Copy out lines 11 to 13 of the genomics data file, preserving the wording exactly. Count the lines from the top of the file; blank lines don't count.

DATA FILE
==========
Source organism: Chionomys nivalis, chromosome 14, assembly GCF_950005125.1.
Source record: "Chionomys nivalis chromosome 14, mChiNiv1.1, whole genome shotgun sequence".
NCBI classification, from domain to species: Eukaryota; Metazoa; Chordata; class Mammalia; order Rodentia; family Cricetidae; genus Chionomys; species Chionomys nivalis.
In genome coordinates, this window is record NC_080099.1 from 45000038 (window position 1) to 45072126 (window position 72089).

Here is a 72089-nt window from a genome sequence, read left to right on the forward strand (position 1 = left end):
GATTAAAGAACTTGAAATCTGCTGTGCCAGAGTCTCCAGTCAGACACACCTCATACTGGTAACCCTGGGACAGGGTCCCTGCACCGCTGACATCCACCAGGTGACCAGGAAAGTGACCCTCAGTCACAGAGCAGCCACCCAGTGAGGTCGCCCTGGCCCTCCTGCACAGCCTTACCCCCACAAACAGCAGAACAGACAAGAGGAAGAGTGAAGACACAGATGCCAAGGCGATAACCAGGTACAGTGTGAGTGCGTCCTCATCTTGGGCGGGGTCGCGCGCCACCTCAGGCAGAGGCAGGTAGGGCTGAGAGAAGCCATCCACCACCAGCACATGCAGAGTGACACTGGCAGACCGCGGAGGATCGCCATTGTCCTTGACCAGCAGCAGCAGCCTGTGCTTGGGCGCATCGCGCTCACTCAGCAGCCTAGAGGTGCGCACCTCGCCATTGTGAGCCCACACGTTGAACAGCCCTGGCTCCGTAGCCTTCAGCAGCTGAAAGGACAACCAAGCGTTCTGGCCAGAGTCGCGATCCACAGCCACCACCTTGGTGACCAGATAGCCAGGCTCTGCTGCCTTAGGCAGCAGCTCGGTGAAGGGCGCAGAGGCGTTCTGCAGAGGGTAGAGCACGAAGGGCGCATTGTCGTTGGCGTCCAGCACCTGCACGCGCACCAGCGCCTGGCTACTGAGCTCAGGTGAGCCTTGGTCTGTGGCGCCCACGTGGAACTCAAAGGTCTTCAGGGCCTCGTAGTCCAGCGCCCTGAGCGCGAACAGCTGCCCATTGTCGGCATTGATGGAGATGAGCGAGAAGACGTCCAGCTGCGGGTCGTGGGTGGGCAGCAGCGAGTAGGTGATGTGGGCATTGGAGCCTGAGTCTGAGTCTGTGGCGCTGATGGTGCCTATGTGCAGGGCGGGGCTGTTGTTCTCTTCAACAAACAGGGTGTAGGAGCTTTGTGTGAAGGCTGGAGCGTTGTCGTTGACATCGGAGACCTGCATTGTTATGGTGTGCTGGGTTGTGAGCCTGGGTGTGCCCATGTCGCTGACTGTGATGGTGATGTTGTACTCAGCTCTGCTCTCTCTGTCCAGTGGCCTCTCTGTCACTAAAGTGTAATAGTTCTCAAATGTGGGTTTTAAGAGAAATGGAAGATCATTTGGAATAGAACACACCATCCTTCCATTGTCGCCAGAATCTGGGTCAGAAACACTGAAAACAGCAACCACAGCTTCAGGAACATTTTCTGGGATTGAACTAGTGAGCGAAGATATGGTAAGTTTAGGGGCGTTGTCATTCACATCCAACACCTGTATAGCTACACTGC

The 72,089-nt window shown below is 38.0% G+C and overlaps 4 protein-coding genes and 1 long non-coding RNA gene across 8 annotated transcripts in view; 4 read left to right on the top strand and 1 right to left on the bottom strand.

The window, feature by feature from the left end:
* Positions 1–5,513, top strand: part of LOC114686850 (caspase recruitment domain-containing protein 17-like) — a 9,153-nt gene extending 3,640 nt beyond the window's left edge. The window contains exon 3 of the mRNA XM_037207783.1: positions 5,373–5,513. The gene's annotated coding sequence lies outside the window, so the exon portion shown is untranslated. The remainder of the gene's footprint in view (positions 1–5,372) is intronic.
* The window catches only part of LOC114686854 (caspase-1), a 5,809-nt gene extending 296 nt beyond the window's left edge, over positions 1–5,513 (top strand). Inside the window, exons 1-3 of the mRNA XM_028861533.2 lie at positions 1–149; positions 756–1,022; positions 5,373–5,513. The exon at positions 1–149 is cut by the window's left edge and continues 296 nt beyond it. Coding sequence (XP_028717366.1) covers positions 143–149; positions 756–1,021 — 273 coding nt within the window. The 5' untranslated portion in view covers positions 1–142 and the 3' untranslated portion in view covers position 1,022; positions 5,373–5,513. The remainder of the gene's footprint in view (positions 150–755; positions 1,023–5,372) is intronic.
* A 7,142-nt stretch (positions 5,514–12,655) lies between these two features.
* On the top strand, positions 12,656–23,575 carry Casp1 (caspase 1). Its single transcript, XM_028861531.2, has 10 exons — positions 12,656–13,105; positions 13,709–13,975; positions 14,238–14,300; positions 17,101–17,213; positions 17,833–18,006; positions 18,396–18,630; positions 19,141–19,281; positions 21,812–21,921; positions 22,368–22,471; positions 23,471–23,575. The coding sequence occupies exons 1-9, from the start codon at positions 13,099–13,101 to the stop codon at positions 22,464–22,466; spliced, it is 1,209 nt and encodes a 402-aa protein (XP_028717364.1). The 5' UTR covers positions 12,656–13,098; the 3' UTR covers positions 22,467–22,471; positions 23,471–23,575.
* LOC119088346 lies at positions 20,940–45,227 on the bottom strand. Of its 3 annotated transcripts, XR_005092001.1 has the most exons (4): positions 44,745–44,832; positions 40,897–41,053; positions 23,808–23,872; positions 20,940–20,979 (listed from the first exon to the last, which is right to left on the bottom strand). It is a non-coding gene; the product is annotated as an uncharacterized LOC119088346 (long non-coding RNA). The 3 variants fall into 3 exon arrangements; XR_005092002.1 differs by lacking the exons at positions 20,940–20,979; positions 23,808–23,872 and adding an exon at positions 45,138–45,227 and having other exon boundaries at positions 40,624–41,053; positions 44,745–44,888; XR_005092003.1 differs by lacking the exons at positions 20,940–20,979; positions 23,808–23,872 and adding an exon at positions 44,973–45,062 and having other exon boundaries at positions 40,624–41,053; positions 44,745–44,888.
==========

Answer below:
* A 7,142-nt stretch (positions 5,514–12,655) lies between these two features.
* On the top strand, positions 12,656–23,575 carry Casp1 (caspase 1). Its single transcript, XM_028861531.2, has 10 exons — positions 12,656–13,105; positions 13,709–13,975; positions 14,238–14,300; positions 17,101–17,213; positions 17,833–18,006; positions 18,396–18,630; positions 19,141–19,281; positions 21,812–21,921; positions 22,368–22,471; positions 23,471–23,575. The coding sequence occupies exons 1-9, from the start codon at positions 13,099–13,101 to the stop codon at positions 22,464–22,466; spliced, it is 1,209 nt and encodes a 402-aa protein (XP_028717364.1). The 5' UTR covers positions 12,656–13,098; the 3' UTR covers positions 22,467–22,471; positions 23,471–23,575.
* LOC119088346 lies at positions 20,940–45,227 on the bottom strand. Of its 3 annotated transcripts, XR_005092001.1 has the most exons (4): positions 44,745–44,832; positions 40,897–41,053; positions 23,808–23,872; positions 20,940–20,979 (listed from the first exon to the last, which is right to left on the bottom strand). It is a non-coding gene; the product is annotated as an uncharacterized LOC119088346 (long non-coding RNA). The 3 variants fall into 3 exon arrangements; XR_005092002.1 differs by lacking the exons at positions 20,940–20,979; positions 23,808–23,872 and adding an exon at positions 45,138–45,227 and having other exon boundaries at positions 40,624–41,053; positions 44,745–44,888; XR_005092003.1 differs by lacking the exons at positions 20,940–20,979; positions 23,808–23,872 and adding an exon at positions 44,973–45,062 and having other exon boundaries at positions 40,624–41,053; positions 44,745–44,888.